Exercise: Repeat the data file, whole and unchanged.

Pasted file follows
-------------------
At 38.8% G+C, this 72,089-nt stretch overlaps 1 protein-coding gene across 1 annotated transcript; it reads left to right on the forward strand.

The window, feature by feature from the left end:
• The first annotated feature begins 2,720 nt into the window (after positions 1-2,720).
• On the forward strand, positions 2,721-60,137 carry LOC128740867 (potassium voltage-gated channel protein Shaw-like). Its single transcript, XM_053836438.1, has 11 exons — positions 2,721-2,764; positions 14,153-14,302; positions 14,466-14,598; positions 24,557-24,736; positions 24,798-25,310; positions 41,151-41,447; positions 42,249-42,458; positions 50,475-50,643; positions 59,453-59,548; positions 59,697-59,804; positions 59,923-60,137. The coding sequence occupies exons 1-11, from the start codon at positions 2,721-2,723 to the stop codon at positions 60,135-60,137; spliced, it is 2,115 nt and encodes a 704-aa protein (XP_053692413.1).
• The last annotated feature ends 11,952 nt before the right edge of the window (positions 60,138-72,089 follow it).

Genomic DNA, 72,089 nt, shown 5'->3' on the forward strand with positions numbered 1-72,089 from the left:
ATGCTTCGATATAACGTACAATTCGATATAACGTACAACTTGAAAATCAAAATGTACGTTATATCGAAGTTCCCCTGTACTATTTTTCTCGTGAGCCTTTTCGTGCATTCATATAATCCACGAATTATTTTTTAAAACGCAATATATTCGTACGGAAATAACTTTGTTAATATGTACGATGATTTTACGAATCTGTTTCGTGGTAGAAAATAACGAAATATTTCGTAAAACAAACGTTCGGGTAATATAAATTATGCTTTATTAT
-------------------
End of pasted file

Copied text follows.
At 38.8% G+C, this 72,089-nt stretch overlaps 1 protein-coding gene across 1 annotated transcript; it reads left to right on the forward strand.

The window, feature by feature from the left end:
• The first annotated feature begins 2,720 nt into the window (after positions 1-2,720).
• On the forward strand, positions 2,721-60,137 carry LOC128740867 (potassium voltage-gated channel protein Shaw-like). Its single transcript, XM_053836438.1, has 11 exons — positions 2,721-2,764; positions 14,153-14,302; positions 14,466-14,598; positions 24,557-24,736; positions 24,798-25,310; positions 41,151-41,447; positions 42,249-42,458; positions 50,475-50,643; positions 59,453-59,548; positions 59,697-59,804; positions 59,923-60,137. The coding sequence occupies exons 1-11, from the start codon at positions 2,721-2,723 to the stop codon at positions 60,135-60,137; spliced, it is 2,115 nt and encodes a 704-aa protein (XP_053692413.1).
• The last annotated feature ends 11,952 nt before the right edge of the window (positions 60,138-72,089 follow it).

Genomic DNA, 72,089 nt, shown 5'->3' on the forward strand with positions numbered 1-72,089 from the left:
ATGCTTCGATATAACGTACAATTCGATATAACGTACAACTTGAAAATCAAAATGTACGTTATATCGAAGTTCCCCTGTACTATTTTTCTCGTGAGCCTTTTCGTGCATTCATATAATCCACGAATTATTTTTTAAAACGCAATATATTCGTACGGAAATAACTTTGTTAATATGTACGATGATTTTACGAATCTGTTTCGTGGTAGAAAATAACGAAATATTTCGTAAAACAAACGTTCGGGTAATATAAATTATGCTTTATTAT